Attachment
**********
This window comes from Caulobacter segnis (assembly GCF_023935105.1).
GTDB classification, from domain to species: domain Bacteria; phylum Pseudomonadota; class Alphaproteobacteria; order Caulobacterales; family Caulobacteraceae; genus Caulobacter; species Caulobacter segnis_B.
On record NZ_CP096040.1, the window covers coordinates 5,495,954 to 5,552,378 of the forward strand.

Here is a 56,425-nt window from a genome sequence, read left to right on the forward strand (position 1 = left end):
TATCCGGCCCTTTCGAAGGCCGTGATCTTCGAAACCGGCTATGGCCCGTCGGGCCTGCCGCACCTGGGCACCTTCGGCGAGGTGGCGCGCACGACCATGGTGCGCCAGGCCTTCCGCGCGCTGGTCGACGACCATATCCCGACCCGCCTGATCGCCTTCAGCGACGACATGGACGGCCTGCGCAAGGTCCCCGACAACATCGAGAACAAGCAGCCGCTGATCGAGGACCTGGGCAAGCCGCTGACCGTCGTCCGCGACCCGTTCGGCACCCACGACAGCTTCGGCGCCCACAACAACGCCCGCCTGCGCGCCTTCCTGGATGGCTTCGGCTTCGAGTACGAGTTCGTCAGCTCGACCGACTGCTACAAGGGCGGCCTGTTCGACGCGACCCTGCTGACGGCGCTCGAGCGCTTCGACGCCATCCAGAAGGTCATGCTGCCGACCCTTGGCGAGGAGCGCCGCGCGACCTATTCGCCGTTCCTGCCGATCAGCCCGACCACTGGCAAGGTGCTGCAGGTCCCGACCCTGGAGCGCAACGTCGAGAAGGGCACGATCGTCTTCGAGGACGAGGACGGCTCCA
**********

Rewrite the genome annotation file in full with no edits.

This window comes from Caulobacter segnis (assembly GCF_023935105.1).
GTDB classification, from domain to species: domain Bacteria; phylum Pseudomonadota; class Alphaproteobacteria; order Caulobacterales; family Caulobacteraceae; genus Caulobacter; species Caulobacter segnis_B.
On record NZ_CP096040.1, the window covers coordinates 5,495,954 to 5,552,378 of the forward strand.

Here is a 56,425-nt window from a genome sequence, read left to right on the forward strand (position 1 = left end):
TATCCGGCCCTTTCGAAGGCCGTGATCTTCGAAACCGGCTATGGCCCGTCGGGCCTGCCGCACCTGGGCACCTTCGGCGAGGTGGCGCGCACGACCATGGTGCGCCAGGCCTTCCGCGCGCTGGTCGACGACCATATCCCGACCCGCCTGATCGCCTTCAGCGACGACATGGACGGCCTGCGCAAGGTCCCCGACAACATCGAGAACAAGCAGCCGCTGATCGAGGACCTGGGCAAGCCGCTGACCGTCGTCCGCGACCCGTTCGGCACCCACGACAGCTTCGGCGCCCACAACAACGCCCGCCTGCGCGCCTTCCTGGATGGCTTCGGCTTCGAGTACGAGTTCGTCAGCTCGACCGACTGCTACAAGGGCGGCCTGTTCGACGCGACCCTGCTGACGGCGCTCGAGCGCTTCGACGCCATCCAGAAGGTCATGCTGCCGACCCTTGGCGAGGAGCGCCGCGCGACCTATTCGCCGTTCCTGCCGATCAGCCCGACCACTGGCAAGGTGCTGCAGGTCCCGACCCTGGAGCGCAACGTCGAGAAGGGCACGATCGTCTTCGAGGACGAGGACGGCTCCA